May 2, 2018
But while most people know how dangerous strokes can be, there’s still a lot to understand about stroke prevention, identification, and treatment. And since May is American Stroke Month, we at Goodman Campbell thought this was the perfect time to talk about them.
Because the truth is that most strokes are preventable—and the ones that do happen, if treated quickly, can often be survived.
According to Dr. Andrew DeNardo, Interventional Neuroradiologist at Goodman Campbell up to 80% of strokes are preventable. To understand why, we first have to understand what a stroke actually is. In short, a stroke occurs when the blood supply to the brain is suddenly interrupted, either by a blockage to an artery or due to bleeding from a burst blood vessel.
In all cases, the cause of harm is the interruption of blood supply, which in turn starves brain cells of oxygen. Without oxygen, these cells quickly begin to die. That’s part of the reason it’s so important to identify and treat quickly. The longer the brain goes without oxygen, the greater the harm.
But one of the best ways to prevent stroke from happening in the first place is to maintain normal blood pressure. High blood pressure is a primary indicator of risk for stroke, and contributes to stress on blood vessels in the brain. It’s also not obvious—as many as one in six American adults have no idea that they suffer from high blood pressure until it’s too late.
To prevent stroke, test your blood pressure to ensure it’s in the normal range below 120/80. And if it isn’t, talk to your doctor and make a plan to get your blood pressure where it needs to be. It could save your life.
After a stroke, time equals brain: The faster the response, the more brain function can be saved. But strokes aren’t always obvious when they happen. That’s why it helps to remember FAST. It’s a small acronym that can make a big difference. It stands for:
- Face drooping
- Arm weakness
- Speech difficulty
- Time to call 911
When you recognize any of these symptoms, either in yourself or a loved one, it’s time to call for help right away. And in fact, as more people learn how to identify stroke, we’ve already seen it make an impact: Stroke has dropped from the fourth leading cause of death in the United States to the fifth. That change is thanks to early identification and treatment.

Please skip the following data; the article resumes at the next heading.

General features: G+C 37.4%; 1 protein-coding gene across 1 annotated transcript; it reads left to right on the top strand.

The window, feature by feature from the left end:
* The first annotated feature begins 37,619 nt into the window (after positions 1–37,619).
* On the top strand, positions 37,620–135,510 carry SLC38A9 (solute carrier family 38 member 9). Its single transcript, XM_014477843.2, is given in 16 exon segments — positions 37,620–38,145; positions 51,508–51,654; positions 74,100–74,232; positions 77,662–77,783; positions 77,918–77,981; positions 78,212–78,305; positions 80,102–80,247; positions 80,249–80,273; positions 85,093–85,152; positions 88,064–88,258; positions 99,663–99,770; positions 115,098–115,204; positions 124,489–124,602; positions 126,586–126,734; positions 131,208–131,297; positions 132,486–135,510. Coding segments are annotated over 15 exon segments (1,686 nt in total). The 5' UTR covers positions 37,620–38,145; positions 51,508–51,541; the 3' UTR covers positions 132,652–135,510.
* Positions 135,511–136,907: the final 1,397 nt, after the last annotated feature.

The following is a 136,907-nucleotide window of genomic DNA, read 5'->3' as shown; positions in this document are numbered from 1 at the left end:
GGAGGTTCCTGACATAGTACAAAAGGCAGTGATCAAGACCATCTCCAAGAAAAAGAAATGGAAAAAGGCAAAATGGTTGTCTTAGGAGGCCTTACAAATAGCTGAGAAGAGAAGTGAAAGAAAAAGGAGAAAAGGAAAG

Treatment of Stroke
We mentioned earlier that there are really two kinds of stroke—arterial blockage, known as an ischemic stroke, and a burst blood vessel, known as a hemorrhagic stroke. These two kinds of stroke each have unique treatments.
Because of this, proper identification is key, and Goodman Campbell is increasingly called upon to help identify stroke in patients throughout the hospitals we work with, including the Indiana University Health Methodist and St. Vincent hospitals. By correctly identifying the cause, we can also help ensure patients receive the correct treatment.
In the case of a blockage, the most common cause, treatments are designed to break up or remove the blood clot. In the case of a ruptured blood vessel, treatment works to stop the bleeding. Goodman Campbell is fortunate to have world renowned practitioners that offer patients unique skills and expertise in the treatment of both ischemic and hemorrhagic stroke.
And, of course, prevention remains the best way to lower the incidence of stroke. That’s why we’ve engaged in active community outreach programs and research projects, including a recent $100,000 grant for our stroke research initiative. We hope this proactive approach not only leads to better outcomes when a stroke does occur, but that it also helps more people avoid the risk factors for stroke in the first place.